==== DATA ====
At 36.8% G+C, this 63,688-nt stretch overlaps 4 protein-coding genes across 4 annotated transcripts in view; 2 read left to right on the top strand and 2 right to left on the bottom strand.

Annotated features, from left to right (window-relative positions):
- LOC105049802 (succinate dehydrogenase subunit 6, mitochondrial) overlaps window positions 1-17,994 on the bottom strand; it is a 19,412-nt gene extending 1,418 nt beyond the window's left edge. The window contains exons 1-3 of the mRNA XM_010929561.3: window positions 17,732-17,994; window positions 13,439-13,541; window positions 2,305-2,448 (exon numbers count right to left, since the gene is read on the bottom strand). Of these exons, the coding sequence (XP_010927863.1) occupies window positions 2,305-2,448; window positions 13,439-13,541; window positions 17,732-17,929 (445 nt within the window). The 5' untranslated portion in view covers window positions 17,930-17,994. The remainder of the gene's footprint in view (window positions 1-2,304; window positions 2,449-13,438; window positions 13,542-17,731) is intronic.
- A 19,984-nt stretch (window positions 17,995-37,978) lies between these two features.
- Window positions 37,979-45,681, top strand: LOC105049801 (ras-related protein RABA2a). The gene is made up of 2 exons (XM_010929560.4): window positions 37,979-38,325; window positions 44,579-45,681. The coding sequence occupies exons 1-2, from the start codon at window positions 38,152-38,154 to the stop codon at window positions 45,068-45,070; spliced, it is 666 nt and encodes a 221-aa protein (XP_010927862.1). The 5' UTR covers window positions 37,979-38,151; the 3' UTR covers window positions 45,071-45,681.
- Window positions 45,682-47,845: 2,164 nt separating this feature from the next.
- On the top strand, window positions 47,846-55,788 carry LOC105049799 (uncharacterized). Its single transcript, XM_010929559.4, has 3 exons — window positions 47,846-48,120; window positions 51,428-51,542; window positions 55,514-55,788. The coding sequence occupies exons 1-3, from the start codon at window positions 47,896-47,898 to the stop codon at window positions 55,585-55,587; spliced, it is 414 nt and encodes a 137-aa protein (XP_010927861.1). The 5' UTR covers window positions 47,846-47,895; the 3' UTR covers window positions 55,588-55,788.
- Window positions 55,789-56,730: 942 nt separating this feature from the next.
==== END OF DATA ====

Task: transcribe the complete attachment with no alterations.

At 36.8% G+C, this 63,688-nt stretch overlaps 4 protein-coding genes across 4 annotated transcripts in view; 2 read left to right on the top strand and 2 right to left on the bottom strand.

Annotated features, from left to right (window-relative positions):
- LOC105049802 (succinate dehydrogenase subunit 6, mitochondrial) overlaps window positions 1-17,994 on the bottom strand; it is a 19,412-nt gene extending 1,418 nt beyond the window's left edge. The window contains exons 1-3 of the mRNA XM_010929561.3: window positions 17,732-17,994; window positions 13,439-13,541; window positions 2,305-2,448 (exon numbers count right to left, since the gene is read on the bottom strand). Of these exons, the coding sequence (XP_010927863.1) occupies window positions 2,305-2,448; window positions 13,439-13,541; window positions 17,732-17,929 (445 nt within the window). The 5' untranslated portion in view covers window positions 17,930-17,994. The remainder of the gene's footprint in view (window positions 1-2,304; window positions 2,449-13,438; window positions 13,542-17,731) is intronic.
- A 19,984-nt stretch (window positions 17,995-37,978) lies between these two features.
- Window positions 37,979-45,681, top strand: LOC105049801 (ras-related protein RABA2a). The gene is made up of 2 exons (XM_010929560.4): window positions 37,979-38,325; window positions 44,579-45,681. The coding sequence occupies exons 1-2, from the start codon at window positions 38,152-38,154 to the stop codon at window positions 45,068-45,070; spliced, it is 666 nt and encodes a 221-aa protein (XP_010927862.1). The 5' UTR covers window positions 37,979-38,151; the 3' UTR covers window positions 45,071-45,681.
- Window positions 45,682-47,845: 2,164 nt separating this feature from the next.
- On the top strand, window positions 47,846-55,788 carry LOC105049799 (uncharacterized). Its single transcript, XM_010929559.4, has 3 exons — window positions 47,846-48,120; window positions 51,428-51,542; window positions 55,514-55,788. The coding sequence occupies exons 1-3, from the start codon at window positions 47,896-47,898 to the stop codon at window positions 55,585-55,587; spliced, it is 414 nt and encodes a 137-aa protein (XP_010927861.1). The 5' UTR covers window positions 47,846-47,895; the 3' UTR covers window positions 55,588-55,788.
- Window positions 55,789-56,730: 942 nt separating this feature from the next.